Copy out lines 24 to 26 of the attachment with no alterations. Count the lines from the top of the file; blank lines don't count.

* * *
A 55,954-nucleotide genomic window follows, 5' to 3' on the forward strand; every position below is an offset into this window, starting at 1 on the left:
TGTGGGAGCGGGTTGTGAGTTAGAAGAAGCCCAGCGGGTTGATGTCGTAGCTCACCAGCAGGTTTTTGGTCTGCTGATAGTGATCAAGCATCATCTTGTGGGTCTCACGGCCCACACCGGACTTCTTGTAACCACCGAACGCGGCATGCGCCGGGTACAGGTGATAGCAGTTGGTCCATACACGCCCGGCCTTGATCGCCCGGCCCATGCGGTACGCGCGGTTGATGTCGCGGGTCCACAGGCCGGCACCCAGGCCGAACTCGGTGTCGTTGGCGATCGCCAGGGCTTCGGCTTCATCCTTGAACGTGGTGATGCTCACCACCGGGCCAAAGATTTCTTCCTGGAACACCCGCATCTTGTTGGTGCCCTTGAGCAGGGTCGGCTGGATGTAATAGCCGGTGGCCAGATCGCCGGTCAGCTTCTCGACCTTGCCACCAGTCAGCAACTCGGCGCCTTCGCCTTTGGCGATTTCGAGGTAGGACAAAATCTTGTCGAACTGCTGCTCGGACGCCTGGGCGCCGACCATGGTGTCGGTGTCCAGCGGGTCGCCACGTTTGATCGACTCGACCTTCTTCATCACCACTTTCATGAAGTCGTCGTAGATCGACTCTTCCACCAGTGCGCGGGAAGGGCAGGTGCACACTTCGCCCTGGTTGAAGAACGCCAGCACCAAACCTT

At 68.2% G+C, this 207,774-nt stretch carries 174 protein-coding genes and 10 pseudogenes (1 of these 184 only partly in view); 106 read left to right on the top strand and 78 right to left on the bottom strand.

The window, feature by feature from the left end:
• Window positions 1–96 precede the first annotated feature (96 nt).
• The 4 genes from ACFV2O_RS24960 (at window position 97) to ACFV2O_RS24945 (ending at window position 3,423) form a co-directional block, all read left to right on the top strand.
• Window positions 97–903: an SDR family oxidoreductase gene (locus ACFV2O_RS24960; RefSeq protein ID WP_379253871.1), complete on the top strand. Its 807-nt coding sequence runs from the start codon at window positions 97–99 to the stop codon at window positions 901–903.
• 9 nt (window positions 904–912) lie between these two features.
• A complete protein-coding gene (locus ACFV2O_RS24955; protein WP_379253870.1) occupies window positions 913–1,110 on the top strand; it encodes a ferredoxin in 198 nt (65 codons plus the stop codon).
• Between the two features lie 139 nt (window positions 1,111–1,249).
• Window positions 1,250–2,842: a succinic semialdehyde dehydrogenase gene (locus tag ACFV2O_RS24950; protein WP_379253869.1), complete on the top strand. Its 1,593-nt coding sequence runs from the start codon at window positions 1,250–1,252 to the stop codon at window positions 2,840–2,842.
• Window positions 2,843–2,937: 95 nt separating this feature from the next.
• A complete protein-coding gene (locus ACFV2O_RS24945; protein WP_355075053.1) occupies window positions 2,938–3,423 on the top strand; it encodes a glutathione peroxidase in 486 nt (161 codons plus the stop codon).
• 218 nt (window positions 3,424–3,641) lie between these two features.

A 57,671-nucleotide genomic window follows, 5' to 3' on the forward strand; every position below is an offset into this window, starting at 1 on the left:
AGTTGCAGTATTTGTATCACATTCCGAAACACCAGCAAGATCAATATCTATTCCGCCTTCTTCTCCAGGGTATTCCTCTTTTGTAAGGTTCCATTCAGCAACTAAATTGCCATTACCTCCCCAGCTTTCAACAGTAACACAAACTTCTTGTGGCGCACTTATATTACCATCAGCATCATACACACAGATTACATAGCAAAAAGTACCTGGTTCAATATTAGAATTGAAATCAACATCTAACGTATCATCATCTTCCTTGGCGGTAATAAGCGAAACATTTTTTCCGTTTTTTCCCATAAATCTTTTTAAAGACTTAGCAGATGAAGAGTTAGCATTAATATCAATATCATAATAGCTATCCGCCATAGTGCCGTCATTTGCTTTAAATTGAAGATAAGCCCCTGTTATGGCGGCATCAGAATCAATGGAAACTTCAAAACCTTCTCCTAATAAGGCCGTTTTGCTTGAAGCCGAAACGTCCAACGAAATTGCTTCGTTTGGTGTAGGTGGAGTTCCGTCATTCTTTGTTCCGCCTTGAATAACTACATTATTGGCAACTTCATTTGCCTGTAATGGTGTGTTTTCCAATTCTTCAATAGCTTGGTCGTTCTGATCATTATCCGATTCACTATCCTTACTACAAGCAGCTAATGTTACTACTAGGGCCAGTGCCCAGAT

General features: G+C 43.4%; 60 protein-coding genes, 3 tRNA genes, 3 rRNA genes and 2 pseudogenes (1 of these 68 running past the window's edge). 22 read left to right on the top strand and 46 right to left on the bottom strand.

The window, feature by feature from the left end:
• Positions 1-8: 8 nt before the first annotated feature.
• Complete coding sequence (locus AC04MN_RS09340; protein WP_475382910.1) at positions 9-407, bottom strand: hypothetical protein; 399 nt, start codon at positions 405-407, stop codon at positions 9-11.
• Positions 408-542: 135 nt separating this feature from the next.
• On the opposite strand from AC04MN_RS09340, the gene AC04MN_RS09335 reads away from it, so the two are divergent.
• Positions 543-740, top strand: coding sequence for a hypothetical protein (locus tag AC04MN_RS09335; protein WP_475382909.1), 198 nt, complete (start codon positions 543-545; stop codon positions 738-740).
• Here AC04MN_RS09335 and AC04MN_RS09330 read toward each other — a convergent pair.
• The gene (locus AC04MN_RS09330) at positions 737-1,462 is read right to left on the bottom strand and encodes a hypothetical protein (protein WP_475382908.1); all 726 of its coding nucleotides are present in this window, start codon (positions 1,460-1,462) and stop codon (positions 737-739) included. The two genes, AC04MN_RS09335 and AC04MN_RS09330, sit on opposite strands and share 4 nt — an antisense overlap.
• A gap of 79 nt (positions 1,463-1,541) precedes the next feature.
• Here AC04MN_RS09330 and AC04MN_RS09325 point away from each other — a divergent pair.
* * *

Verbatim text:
• Here AC04MN_RS09335 and AC04MN_RS09330 read toward each other — a convergent pair.
• The gene (locus AC04MN_RS09330) at positions 737-1,462 is read right to left on the bottom strand and encodes a hypothetical protein (protein WP_475382908.1); all 726 of its coding nucleotides are present in this window, start codon (positions 1,460-1,462) and stop codon (positions 737-739) included. The two genes, AC04MN_RS09335 and AC04MN_RS09330, sit on opposite strands and share 4 nt — an antisense overlap.
• A gap of 79 nt (positions 1,463-1,541) precedes the next feature.